Religious education programs are blessed with gifted children who have diverse talents to contribute to the community. Gifted children demonstrate a multifaceted learning style. Researchers studying gifted children from Ireland and the United States found that these students preferred the abstract and theoretical. These children also indicated a preference for factual and pragmatic thinking. Educators and catechists should keep in mind these special abilities when planning their classes and look for opportunities to cultivate these students' moral imaginations.
Researchers George Betts and Maureen Neihart developed six distinct profiles of gifted children as a tool for parents and teachers seeking to tap the talents of these bright thinkers. They assert that 90% of gifted children become bored with school and learn to use the system in order to get by with as little effort as possible:
"Rather than pursue their own interests and goals in school, they tend to go through the motions of schooling, seeking structure and direction from instructors. They are dependent upon parents and teachers. They fail to learn needed skills and attitudes for autonomy, but they do achieve. Overall, these children may appear to have positive self-concepts because they have been affirmed for their achievements. They are liked by peers and are included in social groups." (Betts, et al.)
Without proper instruction these children risk losing both their creativity and autonomy and, as a consequence, are not well prepared for the inconsistencies and challenges of adult life. As catechists we have an incredible opportunity to awaken their imaginations to the presence of God in their everyday lives.
Pope John Paul II's heart was captured by the imagination and potential of all young people, and it is our privilege to tap into the gifted child's ability to fully explore abstract material. Gifted thinkers are research-oriented and thrive on investigative learning, and they can actively seek opportunities to assimilate aspects of their life into their religious education. Real problems and situations provide an opportunity for moral decision-making and the development of moral intelligence. They also enjoy rigorous dialogue that explores the heart of the lesson.
Here are some strategies for working with gifted children:
Lead conversation with open-ended questions that require higher-level thinking. Often, gifted children enjoy catching the catechist's attention by posing challenging questions or statements to test the catechist's credibility and knowledge. Turn their challenges into research opportunities with a "What do you think?" response. Channel their energy into examining the expert resources in your church library or on the Internet so they can articulate new information and validate their contributions.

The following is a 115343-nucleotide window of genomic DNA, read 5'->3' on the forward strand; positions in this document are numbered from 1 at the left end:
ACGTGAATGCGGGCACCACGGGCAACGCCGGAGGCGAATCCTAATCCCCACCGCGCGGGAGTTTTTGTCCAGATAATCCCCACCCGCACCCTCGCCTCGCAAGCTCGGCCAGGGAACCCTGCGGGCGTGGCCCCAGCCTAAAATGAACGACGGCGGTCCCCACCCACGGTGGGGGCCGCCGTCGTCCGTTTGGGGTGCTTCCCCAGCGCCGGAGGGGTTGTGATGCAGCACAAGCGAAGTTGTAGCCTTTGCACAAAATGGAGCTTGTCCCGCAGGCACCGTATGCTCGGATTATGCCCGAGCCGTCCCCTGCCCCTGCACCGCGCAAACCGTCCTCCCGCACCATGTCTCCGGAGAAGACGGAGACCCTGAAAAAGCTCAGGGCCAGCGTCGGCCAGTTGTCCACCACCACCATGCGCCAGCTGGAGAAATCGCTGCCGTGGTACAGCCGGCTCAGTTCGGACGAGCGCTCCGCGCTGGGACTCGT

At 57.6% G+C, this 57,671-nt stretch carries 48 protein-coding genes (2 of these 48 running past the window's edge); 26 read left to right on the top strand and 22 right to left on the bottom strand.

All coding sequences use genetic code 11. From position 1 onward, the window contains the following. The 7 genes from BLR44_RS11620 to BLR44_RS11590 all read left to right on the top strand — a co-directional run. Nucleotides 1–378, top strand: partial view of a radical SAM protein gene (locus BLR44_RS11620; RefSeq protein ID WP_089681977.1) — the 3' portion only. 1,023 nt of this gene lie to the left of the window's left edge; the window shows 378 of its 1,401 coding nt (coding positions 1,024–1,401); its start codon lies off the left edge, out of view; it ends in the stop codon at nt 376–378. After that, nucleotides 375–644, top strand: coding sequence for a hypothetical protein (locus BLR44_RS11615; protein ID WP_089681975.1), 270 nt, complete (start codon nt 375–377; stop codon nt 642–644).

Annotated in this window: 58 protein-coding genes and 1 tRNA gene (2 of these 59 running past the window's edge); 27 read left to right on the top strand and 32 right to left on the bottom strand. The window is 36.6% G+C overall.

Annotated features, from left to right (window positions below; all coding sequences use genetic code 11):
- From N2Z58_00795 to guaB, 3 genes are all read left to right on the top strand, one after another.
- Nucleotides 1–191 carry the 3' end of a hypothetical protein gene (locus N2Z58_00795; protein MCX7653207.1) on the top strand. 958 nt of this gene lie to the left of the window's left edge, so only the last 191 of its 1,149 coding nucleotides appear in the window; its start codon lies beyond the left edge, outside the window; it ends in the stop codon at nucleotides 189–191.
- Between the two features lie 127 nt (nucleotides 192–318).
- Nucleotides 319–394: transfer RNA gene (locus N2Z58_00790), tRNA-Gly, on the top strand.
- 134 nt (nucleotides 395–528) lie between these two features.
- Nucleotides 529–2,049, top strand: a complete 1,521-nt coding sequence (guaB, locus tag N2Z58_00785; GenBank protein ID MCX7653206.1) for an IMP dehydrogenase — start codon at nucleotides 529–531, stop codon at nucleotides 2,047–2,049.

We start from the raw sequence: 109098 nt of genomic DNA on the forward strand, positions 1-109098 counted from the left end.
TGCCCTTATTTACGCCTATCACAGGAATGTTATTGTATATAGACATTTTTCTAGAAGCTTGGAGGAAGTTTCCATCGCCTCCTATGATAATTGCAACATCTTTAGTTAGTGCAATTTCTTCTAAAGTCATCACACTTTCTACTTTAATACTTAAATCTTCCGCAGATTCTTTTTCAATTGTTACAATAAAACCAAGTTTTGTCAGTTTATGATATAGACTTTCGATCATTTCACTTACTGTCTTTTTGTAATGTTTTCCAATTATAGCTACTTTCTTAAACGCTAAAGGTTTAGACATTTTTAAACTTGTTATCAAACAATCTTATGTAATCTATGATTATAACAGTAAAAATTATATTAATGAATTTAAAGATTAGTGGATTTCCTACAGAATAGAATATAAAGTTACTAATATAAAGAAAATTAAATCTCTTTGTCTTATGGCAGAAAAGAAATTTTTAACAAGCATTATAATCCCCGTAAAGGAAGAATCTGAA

Offer your gifted thinkers additional reading material such as Butler's Lives of the Saints. Allow them to set the pace of their learning in a way that balances their hunger for knowledge with their need to share what they've learned with their peers. Gifted thinkers derive personal satisfaction from acquired knowledge and divergent thinking. They can help identify principles and relationships that encourage conversation about God, prayer, and sacramental life for their peers.
The elements of literary criticism offer your gifted children a rich opportunity when studying Scripture. These children enjoy exploration and analysis, and they have a higher tolerance for the literary nuances of Scripture that can frustrate other children. Direct gifted thinkers to pay close attention to the characters, setting, plot, climax, narration, and point of view that are part of Scripture. Their analysis might help their peers enter into the world of the text and gain a deeper appreciation of the Bible.
Gifted children will relish opportunities to express themselves through creative writing, drawing, or music.
The religious education environment is a safe haven for gifted children who are often perfectionists. Religious education provides them with the chance to find common ground with their peers while learning the basic teachings and practices of a shared Catholic faith. As a catechist, you can offer gifted children a learning environment that is accepting and free of the expectations and pressures of their academic program.